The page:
Here we are visiting my garden journal for the second time in 2019 with my February entries. My first double page spread was all about the week that spanned the last few days of January which delivered snowfall and the first few days of February which gave us a heavy frost.
The photos on the left hand page illustrated some of our winter flowering scented shrubs topped off with a layer of deep frost. I wrote, “The last few days of January shared a week with the first few days of February. It was a cold week cheered greatly by the appearance of flowers on our winter shrubs, which also delighted with their rich scents.”
“The delights of scented winter shrubs. Food for winter flying moths.”
Opposite my photos showed the effects of snow on our sculpture, both man-made and created by Mother Nature, the seedleads of grasses and perennials.
“The snowfall that came and went all within a day.”
Over the page my next two pages concerned with a period of strong winds and the earliest of bulbs to flower in our patch.
I wrote, “February 9th delivered gale force winds overnight so firstjob on the 10th was inspecting for damage. Luckily very little was to be found just a few minor happenings.”
“One broken stake of a support trio. Plant labels blown around the garden.
“Part of an insect home blown down. Plant protection bags blown off delicate shrub Loropetala.”
On the opposite page I wrote, “February sees the first of our bulbs coming into flower.”
“A pale crocus and an deep purple Iris reticulata.”
“Snowdrops have bulked up nicely.”
“Winter Aconite give winter gold”
“Cyclamen at the base of our Field Maple.”
The next double page spread is all about Hellebores and we have so many.
I wrote, “Hellebore hybrids and self-seeders are blooming throughout our garden.”
“Euphorbia foetidus grows to small shrub proportions in the rich soil in our patch. Its acid-yellow bracts sit well against its deep green deeply cut foliage. It has a rather unfortunate common name of “Stinking Hellebore”, but is also called “Barfoot”.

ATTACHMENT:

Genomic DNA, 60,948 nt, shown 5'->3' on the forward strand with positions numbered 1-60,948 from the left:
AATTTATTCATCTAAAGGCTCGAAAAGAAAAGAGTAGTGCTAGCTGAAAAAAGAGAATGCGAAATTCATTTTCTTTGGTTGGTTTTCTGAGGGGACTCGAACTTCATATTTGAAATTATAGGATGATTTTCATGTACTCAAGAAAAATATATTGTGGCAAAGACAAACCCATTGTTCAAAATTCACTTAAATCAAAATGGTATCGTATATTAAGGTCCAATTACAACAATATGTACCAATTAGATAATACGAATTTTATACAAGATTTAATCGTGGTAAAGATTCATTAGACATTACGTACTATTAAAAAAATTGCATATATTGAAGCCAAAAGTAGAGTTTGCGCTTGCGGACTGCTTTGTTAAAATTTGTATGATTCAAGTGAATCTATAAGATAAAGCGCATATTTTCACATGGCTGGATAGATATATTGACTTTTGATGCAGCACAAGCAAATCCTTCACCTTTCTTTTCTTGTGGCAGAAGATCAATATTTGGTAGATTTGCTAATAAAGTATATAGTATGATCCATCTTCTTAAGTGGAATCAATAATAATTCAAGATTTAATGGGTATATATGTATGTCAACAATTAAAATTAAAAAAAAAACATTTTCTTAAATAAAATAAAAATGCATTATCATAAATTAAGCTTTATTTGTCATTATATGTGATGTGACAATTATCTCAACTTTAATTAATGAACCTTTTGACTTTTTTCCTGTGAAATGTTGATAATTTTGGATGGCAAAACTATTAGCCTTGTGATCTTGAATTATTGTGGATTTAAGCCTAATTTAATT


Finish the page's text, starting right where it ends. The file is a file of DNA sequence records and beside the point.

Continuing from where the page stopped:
“Even more of our Hellebore hybrids.”
Turning over the page one more time I looked at some indoor gardening related jobs and wrote, “Wet days in February afford us the opportunity to catch up on indoor tasks such as chitting potatoes, starting off Dahlias and Cannas as well as sowing seeds of perennials and a few annuals.”
I continued, “Meanwhile outside we continue to tidy up border by border. Sorting our gravel garden, the Chatto Border, is a major task so we do that work on days when Ian, our part-time gardener is around to help us. We also dug up and divided Day Lilies.”
About Crocus I wrote, “Whatever the weather, sunny or overcast, the gold of Crocus shines through, even the purple coloured varieties have spots of deep yellow, almost orange.”
Turn over and I share the surprise of a wildlife visitor, about which I wrote, “There is a surprising amount of wildlife activity in our February garden. Recent sunny, warmer than average days have encouraged our resident birds to start singing and calling. The Song Thrush calls loudly from first light along with Robins, Dunnock and Wren while overhead Buzzards and Red Kite mewl as they soar. As the light levels drop Tawny Owls called for long periods of time. Sunshine also brings out Bumble Bees and Honey Bees to feed off early flowers of bulbs and the first butterfly of the year makes its appearance. A stunningly beautiful Red Admiral rests on a wall taking in the extra warmth of the sun on the bricks.